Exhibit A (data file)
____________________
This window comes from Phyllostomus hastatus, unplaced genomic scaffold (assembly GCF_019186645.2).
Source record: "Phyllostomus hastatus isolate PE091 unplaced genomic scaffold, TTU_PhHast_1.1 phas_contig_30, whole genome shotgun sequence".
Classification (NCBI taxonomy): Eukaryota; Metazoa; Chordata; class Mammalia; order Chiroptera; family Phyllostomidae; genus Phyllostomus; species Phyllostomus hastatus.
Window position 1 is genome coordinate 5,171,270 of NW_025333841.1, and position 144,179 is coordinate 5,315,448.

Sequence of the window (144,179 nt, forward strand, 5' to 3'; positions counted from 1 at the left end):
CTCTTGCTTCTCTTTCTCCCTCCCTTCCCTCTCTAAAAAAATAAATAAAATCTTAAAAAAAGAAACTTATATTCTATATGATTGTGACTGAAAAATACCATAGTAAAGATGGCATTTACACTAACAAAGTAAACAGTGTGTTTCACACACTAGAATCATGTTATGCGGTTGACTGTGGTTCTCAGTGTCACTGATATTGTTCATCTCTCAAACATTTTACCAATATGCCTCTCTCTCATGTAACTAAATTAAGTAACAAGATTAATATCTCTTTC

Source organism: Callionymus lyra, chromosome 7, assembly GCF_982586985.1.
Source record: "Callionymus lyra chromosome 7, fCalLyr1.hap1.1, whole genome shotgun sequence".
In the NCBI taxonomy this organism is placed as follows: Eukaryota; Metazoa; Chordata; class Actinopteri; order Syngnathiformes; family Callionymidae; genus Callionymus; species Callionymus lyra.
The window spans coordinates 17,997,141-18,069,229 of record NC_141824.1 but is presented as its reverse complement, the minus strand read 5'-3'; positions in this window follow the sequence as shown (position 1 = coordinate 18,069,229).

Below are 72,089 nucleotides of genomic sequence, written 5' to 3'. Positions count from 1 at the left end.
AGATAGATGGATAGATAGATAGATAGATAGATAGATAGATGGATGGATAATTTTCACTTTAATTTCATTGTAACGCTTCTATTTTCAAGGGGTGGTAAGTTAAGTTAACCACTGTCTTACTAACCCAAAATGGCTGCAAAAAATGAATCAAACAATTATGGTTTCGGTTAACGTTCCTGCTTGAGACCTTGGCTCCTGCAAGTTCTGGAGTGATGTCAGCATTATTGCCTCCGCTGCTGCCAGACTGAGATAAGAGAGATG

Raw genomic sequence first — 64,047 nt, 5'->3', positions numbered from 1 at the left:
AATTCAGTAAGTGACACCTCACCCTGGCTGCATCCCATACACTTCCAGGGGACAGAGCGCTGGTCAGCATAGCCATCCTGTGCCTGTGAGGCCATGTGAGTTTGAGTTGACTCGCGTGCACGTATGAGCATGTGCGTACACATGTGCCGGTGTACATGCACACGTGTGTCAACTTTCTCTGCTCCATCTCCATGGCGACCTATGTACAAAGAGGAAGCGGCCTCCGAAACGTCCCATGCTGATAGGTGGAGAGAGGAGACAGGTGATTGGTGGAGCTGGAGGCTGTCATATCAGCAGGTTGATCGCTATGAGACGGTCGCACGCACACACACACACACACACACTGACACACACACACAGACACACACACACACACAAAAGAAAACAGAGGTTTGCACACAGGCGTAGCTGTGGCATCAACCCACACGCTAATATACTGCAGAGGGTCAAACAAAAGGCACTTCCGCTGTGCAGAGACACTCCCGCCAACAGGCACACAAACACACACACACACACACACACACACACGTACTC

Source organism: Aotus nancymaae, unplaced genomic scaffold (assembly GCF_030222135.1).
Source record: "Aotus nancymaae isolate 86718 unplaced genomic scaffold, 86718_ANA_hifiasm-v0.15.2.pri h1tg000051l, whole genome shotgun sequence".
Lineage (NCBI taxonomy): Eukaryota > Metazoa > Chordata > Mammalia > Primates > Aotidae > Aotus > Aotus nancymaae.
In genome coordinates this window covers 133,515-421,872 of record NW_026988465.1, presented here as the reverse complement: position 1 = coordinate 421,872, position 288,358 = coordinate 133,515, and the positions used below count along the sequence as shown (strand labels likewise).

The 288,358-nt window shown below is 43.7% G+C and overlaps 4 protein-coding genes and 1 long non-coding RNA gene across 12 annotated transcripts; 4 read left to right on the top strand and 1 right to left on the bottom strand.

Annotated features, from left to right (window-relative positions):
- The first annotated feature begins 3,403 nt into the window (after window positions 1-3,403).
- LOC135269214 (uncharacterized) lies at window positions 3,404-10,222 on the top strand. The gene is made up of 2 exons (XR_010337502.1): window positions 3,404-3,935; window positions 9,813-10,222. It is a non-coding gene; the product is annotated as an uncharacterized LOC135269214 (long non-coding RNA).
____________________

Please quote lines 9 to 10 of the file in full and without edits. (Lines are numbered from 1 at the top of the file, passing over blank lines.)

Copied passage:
In the NCBI taxonomy this organism is placed as follows: Eukaryota; Metazoa; Chordata; class Actinopteri; order Syngnathiformes; family Callionymidae; genus Callionymus; species Callionymus lyra.
The window spans coordinates 17,997,141-18,069,229 of record NC_141824.1 but is presented as its reverse complement, the minus strand read 5'-3'; positions in this window follow the sequence as shown (position 1 = coordinate 18,069,229).